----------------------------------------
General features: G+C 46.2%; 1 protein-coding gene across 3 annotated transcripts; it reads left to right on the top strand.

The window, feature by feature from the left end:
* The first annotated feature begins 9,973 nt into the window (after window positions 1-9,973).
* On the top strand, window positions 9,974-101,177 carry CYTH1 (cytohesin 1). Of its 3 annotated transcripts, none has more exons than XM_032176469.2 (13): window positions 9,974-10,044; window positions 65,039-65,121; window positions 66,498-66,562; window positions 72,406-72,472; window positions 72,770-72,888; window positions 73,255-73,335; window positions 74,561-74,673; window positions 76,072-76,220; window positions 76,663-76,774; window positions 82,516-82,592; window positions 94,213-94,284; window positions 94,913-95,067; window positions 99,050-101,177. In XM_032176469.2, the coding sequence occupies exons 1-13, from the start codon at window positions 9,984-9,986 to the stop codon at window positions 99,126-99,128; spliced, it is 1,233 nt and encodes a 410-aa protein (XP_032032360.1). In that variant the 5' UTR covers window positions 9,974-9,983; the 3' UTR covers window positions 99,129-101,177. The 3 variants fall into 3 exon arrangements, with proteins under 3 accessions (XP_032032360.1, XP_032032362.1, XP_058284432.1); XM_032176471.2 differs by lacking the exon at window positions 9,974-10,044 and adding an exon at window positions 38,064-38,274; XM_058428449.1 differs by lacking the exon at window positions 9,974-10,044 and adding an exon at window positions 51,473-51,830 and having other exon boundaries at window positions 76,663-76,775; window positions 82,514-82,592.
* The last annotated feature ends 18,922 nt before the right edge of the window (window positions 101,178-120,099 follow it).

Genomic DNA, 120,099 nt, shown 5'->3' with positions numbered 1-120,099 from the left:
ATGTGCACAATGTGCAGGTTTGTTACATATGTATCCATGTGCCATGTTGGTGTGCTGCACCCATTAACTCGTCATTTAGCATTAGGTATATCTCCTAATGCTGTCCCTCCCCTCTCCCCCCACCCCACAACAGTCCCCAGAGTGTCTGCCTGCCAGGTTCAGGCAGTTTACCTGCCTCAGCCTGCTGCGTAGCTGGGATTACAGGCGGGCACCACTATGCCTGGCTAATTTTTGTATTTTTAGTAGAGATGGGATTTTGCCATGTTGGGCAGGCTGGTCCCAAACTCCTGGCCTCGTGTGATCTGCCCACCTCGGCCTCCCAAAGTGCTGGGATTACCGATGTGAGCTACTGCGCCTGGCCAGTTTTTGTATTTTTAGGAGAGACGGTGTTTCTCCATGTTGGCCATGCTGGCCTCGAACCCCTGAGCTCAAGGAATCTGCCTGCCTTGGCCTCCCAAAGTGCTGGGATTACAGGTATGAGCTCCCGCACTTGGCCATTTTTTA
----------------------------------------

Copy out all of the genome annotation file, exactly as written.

General features: G+C 46.2%; 1 protein-coding gene across 3 annotated transcripts; it reads left to right on the top strand.

The window, feature by feature from the left end:
* The first annotated feature begins 9,973 nt into the window (after window positions 1-9,973).
* On the top strand, window positions 9,974-101,177 carry CYTH1 (cytohesin 1). Of its 3 annotated transcripts, none has more exons than XM_032176469.2 (13): window positions 9,974-10,044; window positions 65,039-65,121; window positions 66,498-66,562; window positions 72,406-72,472; window positions 72,770-72,888; window positions 73,255-73,335; window positions 74,561-74,673; window positions 76,072-76,220; window positions 76,663-76,774; window positions 82,516-82,592; window positions 94,213-94,284; window positions 94,913-95,067; window positions 99,050-101,177. In XM_032176469.2, the coding sequence occupies exons 1-13, from the start codon at window positions 9,984-9,986 to the stop codon at window positions 99,126-99,128; spliced, it is 1,233 nt and encodes a 410-aa protein (XP_032032360.1). In that variant the 5' UTR covers window positions 9,974-9,983; the 3' UTR covers window positions 99,129-101,177. The 3 variants fall into 3 exon arrangements, with proteins under 3 accessions (XP_032032360.1, XP_032032362.1, XP_058284432.1); XM_032176471.2 differs by lacking the exon at window positions 9,974-10,044 and adding an exon at window positions 38,064-38,274; XM_058428449.1 differs by lacking the exon at window positions 9,974-10,044 and adding an exon at window positions 51,473-51,830 and having other exon boundaries at window positions 76,663-76,775; window positions 82,514-82,592.
* The last annotated feature ends 18,922 nt before the right edge of the window (window positions 101,178-120,099 follow it).

Genomic DNA, 120,099 nt, shown 5'->3' with positions numbered 1-120,099 from the left:
ATGTGCACAATGTGCAGGTTTGTTACATATGTATCCATGTGCCATGTTGGTGTGCTGCACCCATTAACTCGTCATTTAGCATTAGGTATATCTCCTAATGCTGTCCCTCCCCTCTCCCCCCACCCCACAACAGTCCCCAGAGTGTCTGCCTGCCAGGTTCAGGCAGTTTACCTGCCTCAGCCTGCTGCGTAGCTGGGATTACAGGCGGGCACCACTATGCCTGGCTAATTTTTGTATTTTTAGTAGAGATGGGATTTTGCCATGTTGGGCAGGCTGGTCCCAAACTCCTGGCCTCGTGTGATCTGCCCACCTCGGCCTCCCAAAGTGCTGGGATTACCGATGTGAGCTACTGCGCCTGGCCAGTTTTTGTATTTTTAGGAGAGACGGTGTTTCTCCATGTTGGCCATGCTGGCCTCGAACCCCTGAGCTCAAGGAATCTGCCTGCCTTGGCCTCCCAAAGTGCTGGGATTACAGGTATGAGCTCCCGCACTTGGCCATTTTTTA